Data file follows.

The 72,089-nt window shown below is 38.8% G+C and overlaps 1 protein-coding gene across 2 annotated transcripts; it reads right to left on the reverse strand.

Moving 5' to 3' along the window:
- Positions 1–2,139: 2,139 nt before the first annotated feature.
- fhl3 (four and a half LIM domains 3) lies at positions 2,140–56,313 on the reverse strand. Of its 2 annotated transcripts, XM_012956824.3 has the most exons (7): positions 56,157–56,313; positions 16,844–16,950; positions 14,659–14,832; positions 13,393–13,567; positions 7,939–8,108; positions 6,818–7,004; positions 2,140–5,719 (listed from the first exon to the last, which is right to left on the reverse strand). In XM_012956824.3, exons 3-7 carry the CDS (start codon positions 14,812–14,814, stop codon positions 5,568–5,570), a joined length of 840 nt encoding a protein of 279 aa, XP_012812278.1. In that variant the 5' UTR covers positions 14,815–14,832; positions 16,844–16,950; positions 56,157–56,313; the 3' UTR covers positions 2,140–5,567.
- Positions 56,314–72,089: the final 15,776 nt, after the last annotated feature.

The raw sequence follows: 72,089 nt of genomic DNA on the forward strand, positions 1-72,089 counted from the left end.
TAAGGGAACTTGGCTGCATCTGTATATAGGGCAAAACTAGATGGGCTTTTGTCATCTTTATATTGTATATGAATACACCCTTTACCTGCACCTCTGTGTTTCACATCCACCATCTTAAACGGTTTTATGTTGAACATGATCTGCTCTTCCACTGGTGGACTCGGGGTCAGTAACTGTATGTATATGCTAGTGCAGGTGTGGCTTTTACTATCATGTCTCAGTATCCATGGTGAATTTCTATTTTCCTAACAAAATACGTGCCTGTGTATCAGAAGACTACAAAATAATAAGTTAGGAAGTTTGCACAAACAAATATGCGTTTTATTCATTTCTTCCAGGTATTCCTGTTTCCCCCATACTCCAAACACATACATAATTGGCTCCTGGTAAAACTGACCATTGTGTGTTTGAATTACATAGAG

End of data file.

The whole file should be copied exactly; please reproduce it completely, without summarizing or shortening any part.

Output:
The 72,089-nt window shown below is 38.8% G+C and overlaps 1 protein-coding gene across 2 annotated transcripts; it reads right to left on the reverse strand.

Moving 5' to 3' along the window:
- Positions 1–2,139: 2,139 nt before the first annotated feature.
- fhl3 (four and a half LIM domains 3) lies at positions 2,140–56,313 on the reverse strand. Of its 2 annotated transcripts, XM_012956824.3 has the most exons (7): positions 56,157–56,313; positions 16,844–16,950; positions 14,659–14,832; positions 13,393–13,567; positions 7,939–8,108; positions 6,818–7,004; positions 2,140–5,719 (listed from the first exon to the last, which is right to left on the reverse strand). In XM_012956824.3, exons 3-7 carry the CDS (start codon positions 14,812–14,814, stop codon positions 5,568–5,570), a joined length of 840 nt encoding a protein of 279 aa, XP_012812278.1. In that variant the 5' UTR covers positions 14,815–14,832; positions 16,844–16,950; positions 56,157–56,313; the 3' UTR covers positions 2,140–5,567.
- Positions 56,314–72,089: the final 15,776 nt, after the last annotated feature.

The raw sequence follows: 72,089 nt of genomic DNA on the forward strand, positions 1-72,089 counted from the left end.
TAAGGGAACTTGGCTGCATCTGTATATAGGGCAAAACTAGATGGGCTTTTGTCATCTTTATATTGTATATGAATACACCCTTTACCTGCACCTCTGTGTTTCACATCCACCATCTTAAACGGTTTTATGTTGAACATGATCTGCTCTTCCACTGGTGGACTCGGGGTCAGTAACTGTATGTATATGCTAGTGCAGGTGTGGCTTTTACTATCATGTCTCAGTATCCATGGTGAATTTCTATTTTCCTAACAAAATACGTGCCTGTGTATCAGAAGACTACAAAATAATAAGTTAGGAAGTTTGCACAAACAAATATGCGTTTTATTCATTTCTTCCAGGTATTCCTGTTTCCCCCATACTCCAAACACATACATAATTGGCTCCTGGTAAAACTGACCATTGTGTGTTTGAATTACATAGAG